The Favourite is based on a minor historical fact: in January 1711, Queen Anne, the last Stuart monarch to occupy the British throne, appointed a former chambermaid named Abigail Hill to be Keeper of the Privy Purse, thus decisively reversing the fortunes of Sarah Churchill, the Duchess of Marlborough, who had previously been the queen’s most trusted adviser. The film traces the political, personal, and sexual manipulations that led to this change.
Anne took the throne in 1702 and reigned until her death in 1714, after which George I inaugurated the Hapsburg dynasty. Overweight and burdened with ill health, Anne (Olivia Coleman) had tried to produce an heir but miscarried or otherwise lost the child 17 times. Anne kept 17 pet rabbits to commemorate her losses, and when she commands Lady Sarah Churchill, the Duchess of Marlborough (Rachel Weitz), to say hello to the queen’s “babies,” Churchill tells the monarch, “Love has its limits,” but the queen snaps back, “It should not.”
The film opens with Churchill as the queen’s most trusted advisor, and in that position she manipulates the court, oversees the war with France (her husband is Lord Marlborough—Mark Gatiss—commander in chief of the British army), and generally has her own way. She also has the ear of powerful politician Sidney Godolphin (James Smith), nominally a Tory but aligned with the opposing Whigs, who wish to continue England’s war against France and propose doubling the tax on landowners to finance it.
Coming into this scene and ultimately vying for the queen’s attention is ex-aristocrat Abigail Masham (Emma Stone), whose father lost the family fortune, including her, at a card game, leaving her to throw herself on the mercy of her cousin, Lady Marlborough. (A man sitting opposite her and fondling himself hints at what awaits her if she cannot find help; when she doesn’t respond, he shoves her out of the coach into the mud.) Her cousin does help her, and Abigail is soon working her way up from being kitchen help to ingratiating herself with the queen (some reviewers saw echoes of a pre-Grimm version of Cinderella while others saw a clearer reference to All About Eve). The last part of the film details how Abigail out-manipulates Sarah, ingratiates herself with the queen, and becomes the new “favourite.”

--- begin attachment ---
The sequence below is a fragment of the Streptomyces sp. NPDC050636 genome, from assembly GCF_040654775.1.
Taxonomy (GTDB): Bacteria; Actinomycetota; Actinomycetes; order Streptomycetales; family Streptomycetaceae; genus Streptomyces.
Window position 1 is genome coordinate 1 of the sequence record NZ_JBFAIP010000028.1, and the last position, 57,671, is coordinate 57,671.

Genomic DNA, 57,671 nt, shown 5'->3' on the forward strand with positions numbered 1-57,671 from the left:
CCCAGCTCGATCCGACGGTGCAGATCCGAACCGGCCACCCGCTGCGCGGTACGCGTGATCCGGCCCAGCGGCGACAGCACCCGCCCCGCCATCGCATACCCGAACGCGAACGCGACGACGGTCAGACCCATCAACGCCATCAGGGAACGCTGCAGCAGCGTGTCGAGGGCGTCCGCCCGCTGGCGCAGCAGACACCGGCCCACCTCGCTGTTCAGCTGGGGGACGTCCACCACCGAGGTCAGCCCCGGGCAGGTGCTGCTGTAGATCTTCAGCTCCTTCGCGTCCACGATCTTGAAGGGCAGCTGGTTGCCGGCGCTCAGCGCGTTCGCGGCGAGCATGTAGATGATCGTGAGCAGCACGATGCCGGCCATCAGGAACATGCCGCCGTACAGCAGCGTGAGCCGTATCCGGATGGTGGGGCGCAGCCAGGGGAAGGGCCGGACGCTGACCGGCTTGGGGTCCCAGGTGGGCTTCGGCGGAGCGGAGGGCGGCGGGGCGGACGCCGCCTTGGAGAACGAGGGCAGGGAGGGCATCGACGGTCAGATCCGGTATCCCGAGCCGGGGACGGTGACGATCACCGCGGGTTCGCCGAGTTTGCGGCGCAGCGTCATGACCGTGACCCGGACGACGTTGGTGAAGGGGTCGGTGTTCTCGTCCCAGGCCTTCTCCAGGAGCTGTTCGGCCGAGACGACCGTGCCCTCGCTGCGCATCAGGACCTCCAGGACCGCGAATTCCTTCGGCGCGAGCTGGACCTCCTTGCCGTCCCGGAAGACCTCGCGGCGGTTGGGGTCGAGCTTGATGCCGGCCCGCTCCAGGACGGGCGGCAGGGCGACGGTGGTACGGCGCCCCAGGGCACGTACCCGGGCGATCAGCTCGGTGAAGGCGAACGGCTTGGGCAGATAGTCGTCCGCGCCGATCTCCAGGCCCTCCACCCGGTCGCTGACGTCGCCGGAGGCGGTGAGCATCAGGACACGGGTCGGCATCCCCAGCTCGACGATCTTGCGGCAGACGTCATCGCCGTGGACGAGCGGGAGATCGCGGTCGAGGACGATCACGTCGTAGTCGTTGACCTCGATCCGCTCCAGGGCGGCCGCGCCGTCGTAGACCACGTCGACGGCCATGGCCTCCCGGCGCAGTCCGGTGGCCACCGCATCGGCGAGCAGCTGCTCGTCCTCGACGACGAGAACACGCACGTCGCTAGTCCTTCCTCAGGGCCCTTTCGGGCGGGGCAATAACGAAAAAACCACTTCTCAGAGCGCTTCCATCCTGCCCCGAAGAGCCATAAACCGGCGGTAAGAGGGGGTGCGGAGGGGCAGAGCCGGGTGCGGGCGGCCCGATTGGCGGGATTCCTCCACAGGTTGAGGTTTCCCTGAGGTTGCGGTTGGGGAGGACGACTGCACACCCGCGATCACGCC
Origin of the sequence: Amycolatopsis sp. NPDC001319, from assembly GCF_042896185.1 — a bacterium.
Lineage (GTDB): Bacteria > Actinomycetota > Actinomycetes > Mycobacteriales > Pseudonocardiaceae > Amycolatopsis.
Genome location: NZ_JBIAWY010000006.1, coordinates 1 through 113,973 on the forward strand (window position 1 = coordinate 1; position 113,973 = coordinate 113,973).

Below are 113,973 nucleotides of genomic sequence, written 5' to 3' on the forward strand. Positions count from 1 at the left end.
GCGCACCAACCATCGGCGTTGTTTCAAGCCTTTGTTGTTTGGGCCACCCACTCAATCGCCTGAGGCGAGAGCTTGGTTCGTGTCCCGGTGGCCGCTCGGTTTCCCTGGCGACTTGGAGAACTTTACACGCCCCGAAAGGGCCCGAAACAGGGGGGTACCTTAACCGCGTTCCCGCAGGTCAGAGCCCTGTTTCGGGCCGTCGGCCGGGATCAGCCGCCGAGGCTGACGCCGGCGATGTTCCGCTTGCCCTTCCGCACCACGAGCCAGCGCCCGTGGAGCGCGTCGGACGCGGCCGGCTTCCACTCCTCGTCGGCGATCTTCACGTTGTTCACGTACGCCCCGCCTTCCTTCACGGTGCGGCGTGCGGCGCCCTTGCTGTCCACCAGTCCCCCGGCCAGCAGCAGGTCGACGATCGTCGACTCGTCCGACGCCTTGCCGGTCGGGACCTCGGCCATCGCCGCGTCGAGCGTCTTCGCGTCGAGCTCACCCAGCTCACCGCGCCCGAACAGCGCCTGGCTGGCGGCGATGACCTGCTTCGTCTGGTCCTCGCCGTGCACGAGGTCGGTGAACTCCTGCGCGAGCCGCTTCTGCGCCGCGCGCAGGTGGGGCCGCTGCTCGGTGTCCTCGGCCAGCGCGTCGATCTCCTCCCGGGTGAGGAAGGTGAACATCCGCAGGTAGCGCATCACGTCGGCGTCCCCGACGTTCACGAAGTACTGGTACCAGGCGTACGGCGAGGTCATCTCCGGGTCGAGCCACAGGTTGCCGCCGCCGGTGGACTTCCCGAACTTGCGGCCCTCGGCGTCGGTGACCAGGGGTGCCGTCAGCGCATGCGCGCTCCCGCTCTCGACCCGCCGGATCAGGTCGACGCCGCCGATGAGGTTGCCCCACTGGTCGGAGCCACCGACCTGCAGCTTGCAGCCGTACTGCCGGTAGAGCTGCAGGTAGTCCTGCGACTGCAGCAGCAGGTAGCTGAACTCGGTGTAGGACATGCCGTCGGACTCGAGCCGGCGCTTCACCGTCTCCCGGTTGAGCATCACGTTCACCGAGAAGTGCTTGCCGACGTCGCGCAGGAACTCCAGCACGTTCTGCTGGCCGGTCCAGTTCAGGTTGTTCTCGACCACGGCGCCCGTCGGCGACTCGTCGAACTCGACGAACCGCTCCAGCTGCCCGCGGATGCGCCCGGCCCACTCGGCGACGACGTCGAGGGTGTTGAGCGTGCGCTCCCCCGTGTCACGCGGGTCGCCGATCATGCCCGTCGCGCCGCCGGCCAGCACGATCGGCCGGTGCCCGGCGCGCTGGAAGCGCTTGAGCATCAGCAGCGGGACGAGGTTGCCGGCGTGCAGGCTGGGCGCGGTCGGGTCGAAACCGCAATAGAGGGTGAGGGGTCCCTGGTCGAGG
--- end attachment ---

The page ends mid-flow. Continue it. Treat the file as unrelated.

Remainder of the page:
The acting is excellent throughout with Weitz and Stone both receiving best supporting actor nominations and Olivia Coleman winning the Oscar for best actress. The Favourite also received Academy Award nominations for best picture, best director, best original screenplay, best cinematography, best production design, and best costume design.

Felicity Jones portrays Ruth Bader Ginsburg in the biographical film about the early years of the future Supreme Court Justice. (Amblin Partners photo)

ON THE BASIS OF SEX
On the Basis of Sex is a film biography of the early years of Ruth Bader Ginsburg’s career. It opens with her entering Harvard Law School, one of only nine women in that class, and concludes after her first major legal victory, in which she and her husband defended Charles Moritz (Chris Mulkey), a Colorado man who was denied a tax benefit routinely given to women caring for family members. Moritz’s problem? He had a mother who needed to be cared for while he was on the road as a salesman, but he was a bachelor, a group that was not included in the tax benefit. Had he been female or a widower, he would have had no problem.
The film also shows Ginsburg (played by Felicity Jones, with Ginsburg’s approval) attending Columbia Law School after dropping out of Harvard after three years to care for her husband (Armie Hammer), who developed cancer. Despite completing all the requirements for Harvard, she was unable to convince Erwin Griswold (Sam Waterston), the dean of the law school, to award her the degree. So she took a degree from Columbia and helped her husband finish his Harvard degree.
The film was made with Ginsberg’s cooperation: her nephew Daniel Stiepleman wrote the screenplay; she reviewed the screenplay for accuracy; and she has a walk-on at the end. Felicity Jones is fine as Ginsberg, and Armie Hammer is excellent as her husband and help-mate (the film shows their life together and their family). Kathy Bates has a solid supporting role as civil rights lawyer Dorothy Kenyon, and Mel Wulf of the ACLU is played by Justin Theroux.
On the Basis of Sex is probably not the definitive work on Ruth Bader Ginsburg (it by no means covers her career), but it’s well done, and anyone interested in the Associate Justice and her career thus far will definitely want to see it.
(All films reviewed are available as DVDs from local stores.)